241. Mycroft — On buses, I don’t know. And to be clear, these people are stealing, irrespective of the way they’re dress. It is the height of hypocrisy to steal while claiming the need for segregated seating for religious compliance. My point, though, is that it is up to the bus companies to manage their business appropriately.

    One response is what I have seen all my life in NYC — the bus driver simply refuses to drive until payment is made.

  242. Apropos the recent discussion on intimacy in marriage, I just came across this in today’s NYT Magazine: http://well.blogs.nytimes.com/2011/12/08/is-generosity-better-than-sex/

  243. Revoking semicha for one would also give a hechsher to the behavior and teachings of any musmach whose semicha isn’t revoked. Unwise, meaningless gesture. A Rabbi Greenberg could have come out of any yeshiva.

  244. “As Reb Weinman told us the following part of the story, his face became flushed with emotion and he had to pause for a few moments to compose himself. The very next morning, he received a phone call from the IRS, requesting his presence at the main office in Manhattan. Reb Weinman was petrified. What did they want from him? “Were they going to send him straight to prison, without even the benefit of a trial? Instead, the unbelievable happened. The clerk smiled (yes, he smiled!) and informed Reb Weinman that the office had decided not to take the case to court. Instead, he was asked to pay a fine and then his case would be closed.

    Reb Weinman’s accountant was astounded.”
    Story is not credible-potential criminal cases wouild not be handled by accountant-criminal tax attorneys at least a white collar specialist-pay a fine wo a deficiency? The story is so full of baloney it sounds like a parody.

  245. “S. on December 11, 2011 at 9:38 pm
    Revoking semicha for one would also give a hechsher to the behavior and teachings of any musmach whose semicha isn’t revoked. Unwise, meaningless gesture.”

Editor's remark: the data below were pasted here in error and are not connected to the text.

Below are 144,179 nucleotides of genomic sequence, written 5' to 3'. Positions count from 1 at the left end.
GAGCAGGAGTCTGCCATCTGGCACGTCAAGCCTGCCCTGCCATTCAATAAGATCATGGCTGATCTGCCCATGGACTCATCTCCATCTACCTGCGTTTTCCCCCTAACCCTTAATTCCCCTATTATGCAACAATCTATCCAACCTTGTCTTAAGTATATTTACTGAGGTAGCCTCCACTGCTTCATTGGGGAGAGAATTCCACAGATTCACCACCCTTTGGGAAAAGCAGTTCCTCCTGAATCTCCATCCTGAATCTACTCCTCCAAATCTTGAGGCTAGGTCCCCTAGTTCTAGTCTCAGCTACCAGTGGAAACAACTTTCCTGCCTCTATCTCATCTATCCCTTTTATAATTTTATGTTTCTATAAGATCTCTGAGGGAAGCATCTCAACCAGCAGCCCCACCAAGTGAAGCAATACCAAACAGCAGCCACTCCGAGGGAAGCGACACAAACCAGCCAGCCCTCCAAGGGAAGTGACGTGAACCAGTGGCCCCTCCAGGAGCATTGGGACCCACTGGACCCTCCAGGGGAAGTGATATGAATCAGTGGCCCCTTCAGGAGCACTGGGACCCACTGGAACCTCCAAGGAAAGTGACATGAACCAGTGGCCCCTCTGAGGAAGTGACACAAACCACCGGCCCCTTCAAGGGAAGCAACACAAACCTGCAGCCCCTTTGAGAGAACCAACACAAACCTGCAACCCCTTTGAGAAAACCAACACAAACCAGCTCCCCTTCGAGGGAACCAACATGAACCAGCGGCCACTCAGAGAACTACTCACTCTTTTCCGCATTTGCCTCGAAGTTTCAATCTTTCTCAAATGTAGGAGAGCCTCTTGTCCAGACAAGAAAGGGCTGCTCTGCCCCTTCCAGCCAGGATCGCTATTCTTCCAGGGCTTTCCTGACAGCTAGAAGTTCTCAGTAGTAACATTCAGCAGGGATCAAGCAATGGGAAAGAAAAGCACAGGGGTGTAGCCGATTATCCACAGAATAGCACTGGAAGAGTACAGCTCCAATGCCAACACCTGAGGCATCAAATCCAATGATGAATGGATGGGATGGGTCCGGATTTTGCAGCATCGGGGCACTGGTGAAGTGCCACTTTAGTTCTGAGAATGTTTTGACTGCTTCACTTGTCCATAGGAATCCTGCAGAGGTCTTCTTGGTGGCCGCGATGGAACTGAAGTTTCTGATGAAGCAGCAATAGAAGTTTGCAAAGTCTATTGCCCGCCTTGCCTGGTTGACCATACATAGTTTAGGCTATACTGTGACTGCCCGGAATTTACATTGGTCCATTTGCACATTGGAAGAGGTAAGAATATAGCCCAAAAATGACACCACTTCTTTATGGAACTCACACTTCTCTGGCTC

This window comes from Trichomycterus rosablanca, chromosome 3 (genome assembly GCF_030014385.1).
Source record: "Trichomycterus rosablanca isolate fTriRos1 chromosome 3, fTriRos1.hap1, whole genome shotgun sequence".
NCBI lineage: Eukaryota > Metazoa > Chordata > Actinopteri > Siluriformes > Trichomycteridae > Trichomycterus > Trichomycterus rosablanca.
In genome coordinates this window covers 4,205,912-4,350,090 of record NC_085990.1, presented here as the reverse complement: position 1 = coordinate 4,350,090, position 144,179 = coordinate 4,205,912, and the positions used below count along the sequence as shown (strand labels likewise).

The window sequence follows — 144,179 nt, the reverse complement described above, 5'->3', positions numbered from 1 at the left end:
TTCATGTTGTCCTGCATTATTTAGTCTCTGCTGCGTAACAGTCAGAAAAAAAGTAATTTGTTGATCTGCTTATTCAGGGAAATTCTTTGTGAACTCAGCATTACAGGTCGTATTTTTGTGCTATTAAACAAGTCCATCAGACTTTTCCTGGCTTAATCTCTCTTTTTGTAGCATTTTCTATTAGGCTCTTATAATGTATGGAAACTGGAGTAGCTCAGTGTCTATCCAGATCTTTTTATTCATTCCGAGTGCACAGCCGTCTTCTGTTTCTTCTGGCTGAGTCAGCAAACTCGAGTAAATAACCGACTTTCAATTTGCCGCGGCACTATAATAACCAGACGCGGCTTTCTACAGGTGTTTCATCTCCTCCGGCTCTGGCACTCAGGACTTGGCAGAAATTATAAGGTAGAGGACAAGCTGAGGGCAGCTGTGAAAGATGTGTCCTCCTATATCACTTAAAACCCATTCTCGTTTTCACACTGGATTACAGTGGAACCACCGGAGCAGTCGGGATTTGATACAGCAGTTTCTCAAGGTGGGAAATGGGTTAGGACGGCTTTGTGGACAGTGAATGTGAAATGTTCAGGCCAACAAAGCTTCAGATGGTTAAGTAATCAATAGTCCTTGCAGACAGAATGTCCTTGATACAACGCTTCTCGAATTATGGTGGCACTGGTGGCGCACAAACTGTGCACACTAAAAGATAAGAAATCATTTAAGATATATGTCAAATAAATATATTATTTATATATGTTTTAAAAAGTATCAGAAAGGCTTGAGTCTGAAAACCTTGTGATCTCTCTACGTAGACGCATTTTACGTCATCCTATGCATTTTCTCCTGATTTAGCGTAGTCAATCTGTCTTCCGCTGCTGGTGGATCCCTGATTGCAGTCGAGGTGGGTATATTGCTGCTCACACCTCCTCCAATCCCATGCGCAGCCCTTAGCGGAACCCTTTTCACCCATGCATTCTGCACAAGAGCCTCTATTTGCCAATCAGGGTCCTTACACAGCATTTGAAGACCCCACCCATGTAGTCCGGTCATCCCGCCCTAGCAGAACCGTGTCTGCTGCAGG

Agreed.

  246. An appreciation of RHS that some who don’t usually read R Slifkin should read:

    “If you’re looking for a close talmid of the Rav who has a more rational approach to these topics than that of Rabbi Meiselman, then this is the shiur for you! Rav Schachter does not shy away from acknowledging that some things are impossible from the perspective of modern science. Nor does he pretend that rabbinic thought on this topic is monolithic; he freely discusses the diversity of opinions that exists. “

  247. “Levine says the holiday seems to have become popular sometime in the third to fifth centuries. ”
    Of course, Chanukah became very popular inthe late 19th century to make Jews part of the acceptable American Civil Religion-just after De3c 25 became a legal holiday sometime around 1870-givetheJews a reason to spend and be happy also.

  248. IH- huh. Go figure.

    A small story: My father got semikha from YU in 1961. A few years back, he ran into a classmate who had worked as a chemist who casually asked him if YU ever revoked his semikha. Apparently, after the famous nursing home scandal of the late 70’s, which featured a YU musmakh, YU sent out letters revoking the semikha of anyone who wasn’t an active rabbi. My father wasn’t by that point, but had been a rebbe for ten years, so perhaps that’s why they missed him.

    The irony here, of course, is that Greenberg wouldn’t have his semikha revoked under that policy, if it still exists. 🙂

  249. YU never sent out letters revoking semichah of those who were not active rabbis.

  250. Well, he claimed to have gotten one. As a lawyer, I’ll admit that neither my, my father, or his testimony would have stood up in court.

    Is there even such a thing in halakha as revoking a semikha?

  251. “Is there even such a thing in halakha as revoking a semikha?”

    A better question is, is there such a thing in halacha as semicha?

  252. “fact is that global transport companies like Arriva and Veolia”
    I believe Veolia is going to divest its transportation company.

  253. “mycroft on December 11, 2011 at 4:15 pm
    “i.e., the older narrative of american judaism that spoke of traditional sephardi judaism overrun by reform german jews has been to a certain extent re-written”

    Anybocy remember what Dr Grinstein taught about this subject?
    I remmber Grants Order No 11 but not this detail.